These dogs were known by a number of names—Canis vertigus (Carl Linnaeus gave them this name in the 1700’s – “dizzy dog” because they were always spinning,) vernepator cur (Latin for “the dog that turns the wheel”) and more commonly, the turnspit dog. The first mention of them in written record was in 1576 in the first book on dogs ever written. Their existence is acknowledged from the 1500’s forward and they were considered an essential part of every British kitchen well into the 19th century.
The job of the turnspit dog, simply put, was to turn the meat roasting over the open hearth found in nearly all British kitchens from the 16th century forward. Cooking meat in an oven was frowned upon and roasting any meat, be it beef, lamb, pork or even turkey, over an open fire was the preferred method of doing so. Interestingly, have one’s meat turned by a turnspit dog was eventually considered a sign of poverty. In homes where a servant was given the task, it was usually done by the lowliest member of the kitchen staff, the potboy, for instance. If one could not afford to pay a servant to turn the spit, a dog was the least expensive way to get the job done.
How did turnspit dogs turn the meat on the spit? Anytime meat was to be roasted, one of these dogs was hoisted into a wooden wheel mounted high on the wall near the fireplace. But not too close as the heat might make the dog faint or even die. The wheel was attached to a chain which ran down to the spit. As the dog ran, the spit turned. Think hamster wheel. The turnspit dog was viewed as a kitchen utensil rather than a dog.
These dogs were bred to this purpose. The breeding had far less to do with bloodlines than it had to do with size, tenacity, and athleticism. They tended to be “long-bodied, crooked legged, and rather ugly little dogs.” This description appeared in Edward Jesse’s book Anecdotes of the Dog, published in 1846. They were bred primarily for two qualities:
- They had to be able to run for hours without stopping. An average piece of meat took three hours to roast. How were these dogs motivated and conditioned to run for three hours? Generally, during their early training, a hot coal would be tossed in the wheel to motivate them. Some were trained by a piece of meat hanging before the wheel, just out of reach.
- They had to fit in the wheel. Therefore, only dogs with short, stubby legs and stout bodies were bred to achieve the right form for the job. This often resulted in dogs with bandy legs and sometimes due to inbreeding these qualities were almost deformities.
In addition to these physical attributes, it was often said of these dogs that they had a morose disposition and “suspicious” and “unhappy” expressions. One can scarcely begin to wonder why!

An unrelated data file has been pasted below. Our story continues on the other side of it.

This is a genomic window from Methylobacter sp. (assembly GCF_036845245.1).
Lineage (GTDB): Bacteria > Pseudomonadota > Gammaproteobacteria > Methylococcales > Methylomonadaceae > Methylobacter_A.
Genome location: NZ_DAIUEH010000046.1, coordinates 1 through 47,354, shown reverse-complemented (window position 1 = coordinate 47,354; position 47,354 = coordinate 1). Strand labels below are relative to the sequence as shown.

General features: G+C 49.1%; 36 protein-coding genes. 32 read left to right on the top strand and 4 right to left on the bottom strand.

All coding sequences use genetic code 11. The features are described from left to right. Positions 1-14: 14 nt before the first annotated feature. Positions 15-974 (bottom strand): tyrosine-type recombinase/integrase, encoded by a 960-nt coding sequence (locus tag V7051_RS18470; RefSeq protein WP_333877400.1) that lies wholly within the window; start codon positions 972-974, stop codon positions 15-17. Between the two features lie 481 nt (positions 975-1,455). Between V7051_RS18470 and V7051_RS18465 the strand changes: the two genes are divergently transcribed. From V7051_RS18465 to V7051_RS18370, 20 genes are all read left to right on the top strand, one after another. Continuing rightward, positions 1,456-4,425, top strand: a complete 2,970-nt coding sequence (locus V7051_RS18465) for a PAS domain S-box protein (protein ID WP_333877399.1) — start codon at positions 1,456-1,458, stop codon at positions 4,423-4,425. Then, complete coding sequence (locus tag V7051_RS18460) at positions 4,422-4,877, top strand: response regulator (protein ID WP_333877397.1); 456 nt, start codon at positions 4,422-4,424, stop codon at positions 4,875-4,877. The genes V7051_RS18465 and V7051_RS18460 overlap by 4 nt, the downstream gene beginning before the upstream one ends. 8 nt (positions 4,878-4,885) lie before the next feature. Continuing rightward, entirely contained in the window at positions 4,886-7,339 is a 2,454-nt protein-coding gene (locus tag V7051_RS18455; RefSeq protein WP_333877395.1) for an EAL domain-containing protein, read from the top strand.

The dogs were afforded one day off, Sunday, if one could call it a day off. They were normally taken to church with the family to act as foot warmers. There is the story from Bath that claims the Bishop of Gloucester set off a turnspit dog rampage when, in the middle of his sermon he said the words “It was then that Ezekiel saw the wheel.” The story goes, when the turnspit dogs in attendance at their masters’ feet heard the word “wheel” they fled the church, afraid they were being sent back to work.
The life of a turnspit dog was one of monotony and control. They were confined to keep them from running away. They were trained from an early age to run for hours on end. They were fed well enough to sustain their muscles, but not enough to ever be fully sated. A dog with an appetite for meat could be tempted to run longer. They were not confined to the wheel save for the hours they had to work. They were likely some of the few dogs in poorer households who were completely house-trained. It is likely they were confined to small boxes when they were not working. Several records report that the dogs were owned in pairs so as not to overtax one dog.
By 1750 there were turnspits everywhere. By 1850 they were scarce and by 1900 they had disappeared completely, replaced by machines. The breed essentially became extinct as it was said that people did not want to keep ugly little morose dogs as pets. Interestingly enough, Queen Victoria is said to have kept three retired turnspit dogs as pets. There are some who say the Welsh Corgi is actually descended from the turnspit dogs of the 19th century.
Follow this link to see what many consider the last turnspit dog, Whisky, preserved by a taxidermist and held at the Abergavenny Museum in Wales.